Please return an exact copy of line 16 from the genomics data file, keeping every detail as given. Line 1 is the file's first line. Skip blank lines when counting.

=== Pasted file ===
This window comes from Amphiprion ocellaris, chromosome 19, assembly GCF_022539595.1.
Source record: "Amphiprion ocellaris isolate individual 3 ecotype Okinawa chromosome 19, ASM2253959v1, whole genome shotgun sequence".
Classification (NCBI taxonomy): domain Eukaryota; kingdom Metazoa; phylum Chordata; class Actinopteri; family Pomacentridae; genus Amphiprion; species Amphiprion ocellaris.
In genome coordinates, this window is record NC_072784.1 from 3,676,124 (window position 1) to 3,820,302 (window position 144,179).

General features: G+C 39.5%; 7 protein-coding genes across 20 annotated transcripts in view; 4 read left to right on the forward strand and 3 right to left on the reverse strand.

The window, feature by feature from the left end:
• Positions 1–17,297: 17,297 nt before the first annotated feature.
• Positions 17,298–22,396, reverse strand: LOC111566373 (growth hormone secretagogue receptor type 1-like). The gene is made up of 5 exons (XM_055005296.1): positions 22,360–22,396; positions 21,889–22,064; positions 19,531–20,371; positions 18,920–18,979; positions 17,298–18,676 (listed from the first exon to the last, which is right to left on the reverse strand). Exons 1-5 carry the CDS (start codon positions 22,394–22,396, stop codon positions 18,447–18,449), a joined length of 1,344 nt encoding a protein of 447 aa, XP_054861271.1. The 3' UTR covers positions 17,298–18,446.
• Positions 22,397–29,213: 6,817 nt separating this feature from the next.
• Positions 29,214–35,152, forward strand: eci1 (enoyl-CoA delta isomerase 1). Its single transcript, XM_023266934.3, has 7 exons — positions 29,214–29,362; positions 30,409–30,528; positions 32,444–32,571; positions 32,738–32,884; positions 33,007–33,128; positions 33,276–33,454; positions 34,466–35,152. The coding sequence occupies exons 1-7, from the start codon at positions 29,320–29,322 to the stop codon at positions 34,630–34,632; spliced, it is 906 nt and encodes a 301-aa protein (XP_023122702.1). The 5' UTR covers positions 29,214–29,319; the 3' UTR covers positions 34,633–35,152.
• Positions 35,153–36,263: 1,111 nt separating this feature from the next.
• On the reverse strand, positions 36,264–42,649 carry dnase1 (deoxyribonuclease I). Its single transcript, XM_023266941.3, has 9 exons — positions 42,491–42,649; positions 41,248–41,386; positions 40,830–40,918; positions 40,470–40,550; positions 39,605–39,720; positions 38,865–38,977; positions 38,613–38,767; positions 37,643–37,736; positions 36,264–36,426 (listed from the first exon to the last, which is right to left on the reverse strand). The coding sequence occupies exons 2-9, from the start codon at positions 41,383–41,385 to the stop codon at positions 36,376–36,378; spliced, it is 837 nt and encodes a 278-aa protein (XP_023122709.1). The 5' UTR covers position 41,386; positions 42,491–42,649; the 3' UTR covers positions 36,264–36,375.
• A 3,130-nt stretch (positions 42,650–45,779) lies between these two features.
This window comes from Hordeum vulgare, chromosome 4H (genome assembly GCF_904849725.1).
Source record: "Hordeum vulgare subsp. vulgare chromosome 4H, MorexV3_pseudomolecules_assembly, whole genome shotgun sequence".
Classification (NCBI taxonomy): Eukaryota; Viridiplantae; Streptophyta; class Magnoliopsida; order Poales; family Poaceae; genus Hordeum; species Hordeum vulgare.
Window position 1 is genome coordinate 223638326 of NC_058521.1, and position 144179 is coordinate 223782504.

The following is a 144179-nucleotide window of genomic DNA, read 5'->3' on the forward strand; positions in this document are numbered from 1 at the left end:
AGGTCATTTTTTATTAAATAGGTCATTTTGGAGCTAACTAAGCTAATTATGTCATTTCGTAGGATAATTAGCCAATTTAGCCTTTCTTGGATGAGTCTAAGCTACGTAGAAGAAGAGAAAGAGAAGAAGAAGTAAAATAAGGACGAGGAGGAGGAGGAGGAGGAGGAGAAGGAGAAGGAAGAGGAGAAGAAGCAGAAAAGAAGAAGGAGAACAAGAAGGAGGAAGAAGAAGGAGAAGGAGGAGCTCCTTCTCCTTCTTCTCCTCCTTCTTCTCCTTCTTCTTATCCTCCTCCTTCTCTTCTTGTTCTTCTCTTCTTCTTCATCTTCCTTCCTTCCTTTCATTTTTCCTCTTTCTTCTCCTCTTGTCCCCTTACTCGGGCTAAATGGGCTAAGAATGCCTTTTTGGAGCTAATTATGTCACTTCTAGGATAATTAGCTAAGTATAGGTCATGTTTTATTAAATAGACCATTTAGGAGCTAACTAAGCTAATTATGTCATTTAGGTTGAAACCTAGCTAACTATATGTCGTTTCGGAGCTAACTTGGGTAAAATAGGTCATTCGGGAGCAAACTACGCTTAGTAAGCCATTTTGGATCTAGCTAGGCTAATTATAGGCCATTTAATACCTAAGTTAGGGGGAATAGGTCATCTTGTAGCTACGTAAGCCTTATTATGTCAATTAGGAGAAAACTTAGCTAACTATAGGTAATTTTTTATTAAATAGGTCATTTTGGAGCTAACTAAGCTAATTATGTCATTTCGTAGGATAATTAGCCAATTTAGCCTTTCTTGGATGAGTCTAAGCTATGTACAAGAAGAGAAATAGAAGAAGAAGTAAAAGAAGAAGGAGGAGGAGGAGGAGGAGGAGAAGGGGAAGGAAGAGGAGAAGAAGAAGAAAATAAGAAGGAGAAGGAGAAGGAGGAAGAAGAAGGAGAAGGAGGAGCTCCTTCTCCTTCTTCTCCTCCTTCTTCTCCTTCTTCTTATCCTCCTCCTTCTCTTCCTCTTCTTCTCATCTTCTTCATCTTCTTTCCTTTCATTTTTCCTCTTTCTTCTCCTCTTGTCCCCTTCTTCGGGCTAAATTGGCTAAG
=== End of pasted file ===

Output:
Classification (NCBI taxonomy): Eukaryota; Viridiplantae; Streptophyta; class Magnoliopsida; order Poales; family Poaceae; genus Hordeum; species Hordeum vulgare.